You knew we’d have to write about this regardless of the outcome, so let’s get it over with! The Cards blew a three games to one lead in the NLCS to the hard-charging, good pitching San Francisco Giants. Their comeback is the stuff that legends are made of – down to a ‘must win’ game or go home. As fans of the game for the past 40 plus years, we’ve learned (though reluctantly) that good pitching typically stops good hitting. And in the case of this series, it’s a fact. When your pitcher can move the ball around the strike zone, change speeds and keep hitters off balance, the chances of the pitcher’s team winning goes way up. What we’ve seen over the final three games of the NLCS has been nothing short of amazing. Dominating pitching performances from three different pitchers–admittedly combined by three listless line-ups of hitters who lost their patience at the plate and seemed to be swinging at anything and everything thrown at them with dismal results.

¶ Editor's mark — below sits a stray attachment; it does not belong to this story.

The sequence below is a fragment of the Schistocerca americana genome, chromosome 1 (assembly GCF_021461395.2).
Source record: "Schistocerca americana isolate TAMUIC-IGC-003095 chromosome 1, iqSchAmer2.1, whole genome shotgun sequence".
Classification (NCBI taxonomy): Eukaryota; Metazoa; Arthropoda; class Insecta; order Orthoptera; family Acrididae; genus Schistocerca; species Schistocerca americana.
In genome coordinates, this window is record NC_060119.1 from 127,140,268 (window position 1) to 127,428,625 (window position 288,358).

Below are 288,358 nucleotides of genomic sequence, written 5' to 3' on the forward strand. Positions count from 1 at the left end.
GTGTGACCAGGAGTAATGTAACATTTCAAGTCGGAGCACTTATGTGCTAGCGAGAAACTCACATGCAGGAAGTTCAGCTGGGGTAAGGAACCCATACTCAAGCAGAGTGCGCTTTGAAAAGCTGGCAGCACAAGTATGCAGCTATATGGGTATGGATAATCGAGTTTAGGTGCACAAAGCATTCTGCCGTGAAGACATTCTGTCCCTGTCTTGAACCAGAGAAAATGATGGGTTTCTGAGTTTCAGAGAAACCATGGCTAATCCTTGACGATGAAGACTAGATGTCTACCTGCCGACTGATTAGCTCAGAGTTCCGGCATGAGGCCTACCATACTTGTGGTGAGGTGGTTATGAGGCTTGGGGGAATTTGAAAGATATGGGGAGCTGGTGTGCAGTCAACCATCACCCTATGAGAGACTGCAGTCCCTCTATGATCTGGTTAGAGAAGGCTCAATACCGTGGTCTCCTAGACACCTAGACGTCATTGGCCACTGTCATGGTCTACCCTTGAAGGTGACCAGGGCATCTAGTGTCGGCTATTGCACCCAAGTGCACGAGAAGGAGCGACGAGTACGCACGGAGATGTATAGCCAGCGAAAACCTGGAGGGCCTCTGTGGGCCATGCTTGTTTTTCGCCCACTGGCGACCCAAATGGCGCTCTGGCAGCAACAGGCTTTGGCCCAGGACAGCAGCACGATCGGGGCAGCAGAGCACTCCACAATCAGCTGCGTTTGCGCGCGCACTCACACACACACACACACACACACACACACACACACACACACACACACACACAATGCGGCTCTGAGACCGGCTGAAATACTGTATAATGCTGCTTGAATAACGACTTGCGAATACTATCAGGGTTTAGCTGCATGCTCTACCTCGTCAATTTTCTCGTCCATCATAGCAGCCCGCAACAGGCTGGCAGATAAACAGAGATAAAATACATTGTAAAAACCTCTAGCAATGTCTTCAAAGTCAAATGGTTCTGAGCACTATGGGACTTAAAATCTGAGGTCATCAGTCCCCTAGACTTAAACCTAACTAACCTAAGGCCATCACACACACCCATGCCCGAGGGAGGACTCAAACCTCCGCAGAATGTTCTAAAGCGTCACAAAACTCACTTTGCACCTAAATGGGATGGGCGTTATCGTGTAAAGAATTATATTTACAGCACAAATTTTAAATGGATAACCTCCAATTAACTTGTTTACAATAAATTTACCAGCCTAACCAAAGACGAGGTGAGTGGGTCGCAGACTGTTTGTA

Now, this blog isn’t going to be about baseball, but as the game was coming to an end, it was cool to see the rain begin to change the dimension on the game. Weather has a way of doing that in sporting events . . . baseball, football, soccer – all of them are weather-dependent sports, so when the elements change, so do the results. How many times have you watched an NFL game in late November or December and it’s snowing like crazy? You think the passing game is going to be the same in a blizzard as it would be in sunny weather? Not a chance. You think the footing for a running back is going to be the same on artificial turf in snowy or rainy weather as it is in sunny weather? Nope. The elements will always play havoc with you when you least expect them. Kind of like driving home at rush hour when it starts to rain . . . you think traffic is going to pick up speed when it starts raining and is starting to get dark? We become very dependent on the weather and knowing whether or not the elements are going to be influencing our day – or our team.